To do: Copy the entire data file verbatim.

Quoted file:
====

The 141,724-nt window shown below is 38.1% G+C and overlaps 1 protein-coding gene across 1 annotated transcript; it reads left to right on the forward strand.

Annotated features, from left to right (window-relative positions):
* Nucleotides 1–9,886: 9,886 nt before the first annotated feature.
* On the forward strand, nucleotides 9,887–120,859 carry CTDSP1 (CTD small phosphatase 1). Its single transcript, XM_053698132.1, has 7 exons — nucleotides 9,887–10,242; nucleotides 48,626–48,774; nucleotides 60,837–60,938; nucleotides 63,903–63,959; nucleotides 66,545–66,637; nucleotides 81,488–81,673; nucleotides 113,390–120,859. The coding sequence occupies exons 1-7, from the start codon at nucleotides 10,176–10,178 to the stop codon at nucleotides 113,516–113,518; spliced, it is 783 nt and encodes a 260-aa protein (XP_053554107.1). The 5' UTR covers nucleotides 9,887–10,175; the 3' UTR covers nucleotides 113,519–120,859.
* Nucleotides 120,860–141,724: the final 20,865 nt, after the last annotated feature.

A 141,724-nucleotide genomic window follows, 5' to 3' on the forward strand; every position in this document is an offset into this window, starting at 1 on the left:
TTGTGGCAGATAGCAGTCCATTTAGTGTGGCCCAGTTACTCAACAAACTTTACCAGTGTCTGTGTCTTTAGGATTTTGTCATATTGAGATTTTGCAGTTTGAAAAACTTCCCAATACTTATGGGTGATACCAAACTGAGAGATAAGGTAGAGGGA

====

The 141,724-nt window shown below is 38.1% G+C and overlaps 1 protein-coding gene across 1 annotated transcript; it reads left to right on the forward strand.

Annotated features, from left to right (window-relative positions):
* Nucleotides 1–9,886: 9,886 nt before the first annotated feature.
* On the forward strand, nucleotides 9,887–120,859 carry CTDSP1 (CTD small phosphatase 1). Its single transcript, XM_053698132.1, has 7 exons — nucleotides 9,887–10,242; nucleotides 48,626–48,774; nucleotides 60,837–60,938; nucleotides 63,903–63,959; nucleotides 66,545–66,637; nucleotides 81,488–81,673; nucleotides 113,390–120,859. The coding sequence occupies exons 1-7, from the start codon at nucleotides 10,176–10,178 to the stop codon at nucleotides 113,516–113,518; spliced, it is 783 nt and encodes a 260-aa protein (XP_053554107.1). The 5' UTR covers nucleotides 9,887–10,175; the 3' UTR covers nucleotides 113,519–120,859.
* Nucleotides 120,860–141,724: the final 20,865 nt, after the last annotated feature.

A 141,724-nucleotide genomic window follows, 5' to 3' on the forward strand; every position in this document is an offset into this window, starting at 1 on the left:
TTGTGGCAGATAGCAGTCCATTTAGTGTGGCCCAGTTACTCAACAAACTTTACCAGTGTCTGTGTCTTTAGGATTTTGTCATATTGAGATTTTGCAGTTTGAAAAACTTCCCAATACTTATGGGTGATACCAAACTGAGAGATAAGGTAGAGGGA